Levin, Grijalva and Young Lead Bipartisan Letter Urging Support for America’s Libraries in Upcoming COVID-19 Legislation
Congressman Andy Levin (D-MI), Raúl M. Grijalva (D-AZ) and Don Young (R-AK) today sent a bipartisan letter signed by more than 100 House members urging House leadership to include stabilization funding for America’s libraries in future COVID-19 legislation. Specifically, the letter asks for at least $2 billion in dedicated fiscal stabilization funding through the Institute of Museum and Library Services (IMLS) in the next COVID-19 response bill.
“Libraries connect people through learning and culture across age, income and geography,” said Congressman Levin. “While free access to books is key to why we love and must protect libraries, it is their digital resources that make them especially important during the COVID-19 crisis. Many libraries around the country offer a wealth of online tools — e-books, movies, online tutoring and homework help, applying for jobs, and even telehealth. We must make sure these resources are available during this pandemic by lifting up these institutions that were building out these online resources long before the current crisis, and supporting their efforts right now.”
“Libraries are critical infrastructure for communities across the country, and they too are hurting during the COVID-19 outbreak,” said Congressman Grijalva. “Along with providing everyone with access to books and the Internet, they will be critical centers for helping their communities recover from this crisis. In order to avert large budget cuts, library funding must be included in future stimulus and recovery legislation.”
“The COVID-19 pandemic has put the importance of our libraries in the spotlight. As schools have shut their doors and moved toward online learning, the resources made available digitally through libraries are more critical than ever,” said Congressman Don Young. “Internet access isn’t always available to families, and libraries serve as a needed lifeline for students who require internet connectivity to learn. Additionally, the scope of what our libraries do has expanded during this pandemic. Libraries across the nation are now serving a larger role, distributing school lunches, medical supplies, and learning devices. Librarians and other staff are being asked to do more, and our libraries are serving as a pillar of safety and stability for communities. They need financial support to meet this critical moment. I am proud to join Congressmen Levin and Grijalva in support of our nation’s libraries, and urge Leadership to support the IMLS in the next COVID-19 response bill.”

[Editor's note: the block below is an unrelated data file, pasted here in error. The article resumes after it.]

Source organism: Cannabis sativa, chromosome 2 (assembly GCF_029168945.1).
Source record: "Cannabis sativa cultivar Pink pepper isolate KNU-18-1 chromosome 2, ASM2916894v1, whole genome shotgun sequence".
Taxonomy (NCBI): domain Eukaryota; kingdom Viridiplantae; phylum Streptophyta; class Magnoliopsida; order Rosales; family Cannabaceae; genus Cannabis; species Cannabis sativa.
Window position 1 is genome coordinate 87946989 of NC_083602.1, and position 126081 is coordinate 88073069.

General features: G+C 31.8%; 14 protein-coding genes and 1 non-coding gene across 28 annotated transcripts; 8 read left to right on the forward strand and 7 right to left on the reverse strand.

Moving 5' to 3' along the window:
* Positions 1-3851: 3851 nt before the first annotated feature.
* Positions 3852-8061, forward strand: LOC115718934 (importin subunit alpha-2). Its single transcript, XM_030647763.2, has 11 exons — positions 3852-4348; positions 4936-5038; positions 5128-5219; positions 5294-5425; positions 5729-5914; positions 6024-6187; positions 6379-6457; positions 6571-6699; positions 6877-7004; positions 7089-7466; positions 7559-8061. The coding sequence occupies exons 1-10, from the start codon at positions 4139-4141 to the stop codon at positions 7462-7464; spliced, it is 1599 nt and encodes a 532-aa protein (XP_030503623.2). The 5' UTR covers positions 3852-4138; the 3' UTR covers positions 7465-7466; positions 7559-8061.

Signers of the letter include:
Sanford D. Bishop, Jr. (GA-02); Lisa Blunt Rochester (DE -At Large); Suzanne Bonamici (OR-01); Brendan F. Boyle (PA-02); Anthony G. Brown (MD-04); Julia Brownley (CA-26); Salud Carbajal (CA-24); André Carson (IN-07); Ed Case (HI-01); Judy Chu (CA-27); David N. Cicilline (RI-01); Gilbert R. Cisneros, Jr. (CA-39); Wm. Lacy Clay (MO-01); Emanuel Cleaver, II (MO-05); Steve Cohen (TN-09); Tom Cole (OK-4); Gerald E. Connolly (VA-11); TJ Cox (CA-21); Sharice L. Davids (KS-03); Danny K. Davis (IL-07); Peter A. DeFazio (OR-04); Diana DeGette (CO-01); Suzan DelBene (WA-01); Debbie Dingell (MI-12); Mike Doyle (PA-18); Eliot L. Engel (NY-16); Veronica Escobar (TX-16); Adriano Espaillat (NY-13); Brian Fitzpatrick (PA-01); Bill Foster (IL-11); Marcia L. Fudge (OH-11); Ruben Gallego (AZ-07); Jesús G. "Chuy" García (IL-04); Vicente Gonzalez (TX-15); Al Green (TX-09); Deb Haaland (NM-01); Alcee L. Hastings (FL-20); Eleanor Holmes Norton (DC-Delegate); Jared Huffman (CA-02); Shelia Jackson Lee (TX-08); Pramila Jayapal (WA-07); Eddie Bernice Johnson (TX-30); Henry C. "Hank" Johnson, Jr. (GA-04); Marcy Kaptur (OH-09); Kathy Castor (FL-14); William R. Keating (MA-09); Joseph P. Kennedy, III (MA-04); Daniel T. Kildee (MI-07); Raja Krishnamoorthi (IL-08); Ann McLane Kuster (NH-02); Jim Langevin (RI-02); John B. Larson (CT-01); Barbara Lee (CA-13); Alan Lowenthal (CA-47); Ben Ray Luján (NM-03); Stephen Lynch (MA-08); Doris Matsui (CA-06); Lucy McBath (GA-06); Betty McCollum (MN-04); James P. McGovern (MA-02); David B. McKinley, P.E. (WV-01); Jerry McNerney (CA-09); Grace Meng (NY-6); Joseph D. Morelle (NY-25); Stephanie Murphy (FL-07); Joe Neguse (CO-02); Alexandria Ocasio-Cortez (NY-14); Ilhan Omar (MN-05); Chris Pappas (NH-01); Chellie Pingree (ME-01); Mark Pocan (WI-02); Ayanna Pressley (MA-07); David Price (NC-04); Jamie Raskin (MD-08); C.A. Dutch Ruppersberger (MA-02); Bobby L. Rush (Ill-01); Tim Ryan (OH-13); Gregorio Kilili Camacho Sablan (MP-Delegate); John P. Sarbanes (MD-03); Jan Schakowsky (IL-09); Bradley S. Schneider (IL-10); David Scott (GA-13); Terri Sewell (AL-07); Donna E. Shalala (FL-27); Albio Sires (NJ-8); Elissa Slotkin (MI-08); Daren Soto (FL-09); Jackie Speier (CA-14); Haley M. Stevens (MI-11); Mark Takano (CA-41); Bennie G. Thompson (MS-02); Rashida Tlaib (MI-13); Paul D. Tonko (NY-20); David Trone (MD-06); Nydia M. Velázquez (NY-07); Peter Welch (VT-At Large); Frederica Wilson (Fl-24); and John Yarmuth (KY-03).